This is an excerpt from my latest book Dear Hannah: 70 Methods I Used and Abused to Change Who I Am.

One Way to Find Your Passion

Date: July 7, 2011
Age: 29
Location: Austin, TX
Subject: Aspiration Method

Hi Hannah,

I think I’m holding onto something precious right now, but I don’t want to jinx it. I call it “Aspiration Method,” which is my new unifying theory for career-search.

A month ago, I was wrapped in a whirlwind of indecision. I felt like I could go in any direction. For example, I got all worked up about local government. I mustered the nerve to write a little speech opposing the construction of the Formula 1 racetrack in Austin, and I presented it in front of City Council. Even though Mayor Leffingwell scolded me for going off-topic, the liberal faction of the audience applauded me, and afterwards, I realized how much of a thrill it was. As I sat back down, my mind flooded with ideas for new projects. Maybe I could be an activist, or maybe I could run for City Council one day. I told Alana this, and I rambled on like a maniac about how I could maybe pitch myself as the “innovation” City Council member, given how we have token City Council members in every other category (Hispanic, Black, green energy, South Austin chic, etc.).

This went on for a few days, but then I got pulled in other directions. I thought about getting back to working on 3D Porch. I thought about getting back into the stock market, maybe starting a mutual fund. It’s like I operate in a vacuum sometimes, where all of a sudden, everything seems equally enticing. I’ll binge on each path, only to disavow it a few days later and move onto the next distraction.

But I think I found a way to resolve all of that. I think I found a way to dismiss all that quarter-life crisis talk about not knowing what I want to do in life.

Here’s what you do. You pause for a second, calm your mind, and then try to think of big things you’ve always wanted for yourself. Don’t get frustrated if the answers don’t come immediately — it may take a minute or two — but deep down you’ll remember a recurring proclamation, “You know what, I just want X,” or, “I just want Y.”

I’ll go ahead and disclose what some of my “aspirations” are. These are the first two that come to my mind:

1. I want to make $10,000/mo. in passive income. (I’m not sure why I’ve always wanted that. Maybe it has something to do with freedom or with beating the system, but either way, that amount and type of income has been fixed in my mind since I was a teenager.)

2. I want to do something with my writing. (I believe I have some talent for writing somewhere, and that I need to create something of substance from it, whether it’s getting 10,000 people to buy a book of mine, or becoming a successful blogger, or writing a screenplay for a TV show that goes on for more than one season.)

I’ve since re-organized my professional decisions around those objectives. And I’ve seen something click in me. Ever since I committed to my aspirations, I’ve stopped showing up at City Council meetings, I’ve stopped drawing lines on stock market charts, and I’ve returned back to working on Nebulous Notes. It’s a text editor for iOS that I created in 2009. It’s hasn’t made me that much monthly revenue, but it’s because I only work on it sporadically. If I push on it consistently, why couldn’t it make $10K/mo.?

Or what if I really try to write a book this time? Maybe I just need to take a break from blogging and really brainstorm for concrete book ideas. I should be able to find a book idea if I just iterate on that for a while, right?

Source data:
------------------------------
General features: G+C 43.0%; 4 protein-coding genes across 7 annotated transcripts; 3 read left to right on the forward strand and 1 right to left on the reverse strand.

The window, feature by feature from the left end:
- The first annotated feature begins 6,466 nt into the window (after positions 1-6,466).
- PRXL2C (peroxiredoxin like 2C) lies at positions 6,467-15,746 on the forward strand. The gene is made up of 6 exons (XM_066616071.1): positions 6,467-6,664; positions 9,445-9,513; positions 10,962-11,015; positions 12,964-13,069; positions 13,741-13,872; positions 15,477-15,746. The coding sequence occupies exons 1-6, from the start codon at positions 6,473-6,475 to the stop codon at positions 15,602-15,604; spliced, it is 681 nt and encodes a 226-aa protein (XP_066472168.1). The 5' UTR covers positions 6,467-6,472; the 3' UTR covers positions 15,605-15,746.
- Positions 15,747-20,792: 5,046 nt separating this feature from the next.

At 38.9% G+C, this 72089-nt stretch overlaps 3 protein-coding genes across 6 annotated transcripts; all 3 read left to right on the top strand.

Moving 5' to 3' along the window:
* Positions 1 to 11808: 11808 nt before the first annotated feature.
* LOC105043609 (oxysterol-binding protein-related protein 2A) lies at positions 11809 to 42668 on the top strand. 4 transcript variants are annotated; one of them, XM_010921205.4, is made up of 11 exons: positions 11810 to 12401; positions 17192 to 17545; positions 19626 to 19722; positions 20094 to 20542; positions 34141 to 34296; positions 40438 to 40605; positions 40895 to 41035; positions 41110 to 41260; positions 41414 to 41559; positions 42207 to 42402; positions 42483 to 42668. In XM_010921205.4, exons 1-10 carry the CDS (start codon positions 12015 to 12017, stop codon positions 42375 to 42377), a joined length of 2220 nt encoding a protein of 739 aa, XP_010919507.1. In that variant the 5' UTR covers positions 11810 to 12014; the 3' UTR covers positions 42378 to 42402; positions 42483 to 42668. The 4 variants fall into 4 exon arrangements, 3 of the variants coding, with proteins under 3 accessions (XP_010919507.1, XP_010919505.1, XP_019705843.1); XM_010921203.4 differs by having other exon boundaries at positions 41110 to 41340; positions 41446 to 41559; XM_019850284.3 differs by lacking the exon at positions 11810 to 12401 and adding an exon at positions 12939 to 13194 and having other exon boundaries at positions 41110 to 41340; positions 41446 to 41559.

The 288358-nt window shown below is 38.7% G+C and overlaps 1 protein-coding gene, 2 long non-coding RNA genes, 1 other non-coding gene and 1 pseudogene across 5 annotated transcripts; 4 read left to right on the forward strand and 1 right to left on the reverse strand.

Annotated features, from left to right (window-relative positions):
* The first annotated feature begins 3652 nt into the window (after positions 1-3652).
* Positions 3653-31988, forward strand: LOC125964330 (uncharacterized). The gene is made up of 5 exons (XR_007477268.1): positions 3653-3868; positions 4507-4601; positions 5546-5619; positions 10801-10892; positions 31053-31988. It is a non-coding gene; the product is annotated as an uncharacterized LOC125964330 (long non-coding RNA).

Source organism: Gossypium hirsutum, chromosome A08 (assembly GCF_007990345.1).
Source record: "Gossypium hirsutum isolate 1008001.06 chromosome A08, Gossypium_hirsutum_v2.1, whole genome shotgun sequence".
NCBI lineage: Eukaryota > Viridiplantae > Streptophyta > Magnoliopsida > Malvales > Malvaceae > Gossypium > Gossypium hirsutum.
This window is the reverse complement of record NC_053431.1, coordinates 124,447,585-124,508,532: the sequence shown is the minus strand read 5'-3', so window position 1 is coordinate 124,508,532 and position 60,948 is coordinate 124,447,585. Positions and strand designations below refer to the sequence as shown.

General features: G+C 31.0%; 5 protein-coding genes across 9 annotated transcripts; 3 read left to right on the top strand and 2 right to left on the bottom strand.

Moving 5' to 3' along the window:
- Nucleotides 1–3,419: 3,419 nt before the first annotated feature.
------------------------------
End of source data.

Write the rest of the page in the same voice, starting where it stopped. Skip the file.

Either way, I feel a sense of purpose now not unlike when I was pursuing ThinkQuest. But I don’t think the lesson is “do it to learn,” off-goal targeting, nor aspiration method. The real lesson is the meta-method: meditation. My aspirations wouldn’t be shining so brightly if I weren’t relaxing my mind, every day. And even if I were aware of my aspirations, I’d probably abuse the method without meditation in tow. Don’t you think you could get the same renewed purpose with your writing if you maintained a daily meditation practice? Isn’t that your ultimate aspiration, to be writing, day-in and day-out?

- Phil

Admittedly, Aspiration Method is like a bucket list of “10 Things to Do Before You Die.” However, this method, and the way I formulated it, has been surprisingly enduring. Perhaps with meditation in tow, I’m not abusing goal making like I did before. I’m not writing these aspirations on a spreadsheet and obsessing about them as a way to patch my unhappiness. If anything, Aspiration Method is descriptive and not prescriptive. It simply says, “By the way Phil, this is what you happen to persistently want.” It’s like when I tried to measure my wants before, except this time with no spreadsheets, no numbers — just a verbal acknowledgment.



This is an excerpt from my latest book Dear Hannah: 70 Methods I Used and Abused to Change Who I Am.

Before Philip wrote his first line of code, he tried to re-program his mind. For his 14th birthday, Hannah gave him Dale Carnegie’s How to Win Friends and Influence People, which kicked off a life-long obsession with self-improvement. Follow Philip over 82 letters as he re-tells his journey from winning ThinkQuest, to quitting Stanford, to dealing with dating, happiness, and direction, to eventually making it as an indie iOS app developer. Dear Hannah is either a cautionary tale about self-improvement, or it is a filter for the 10% of self-help that may actually change your life.

PHILIP DHINGRA is a President’s Scholar from Stanford University, where he received his B.A. in Mathematical and Computational Sciences. In addition to authoring books on life change, he develops best-selling iOS apps including Nebulous Notes and The Creative Whack Pack (a collaboration with creativity pioneer Roger von Oech). Philip divides his time between Austin, Texas, and San Francisco, California.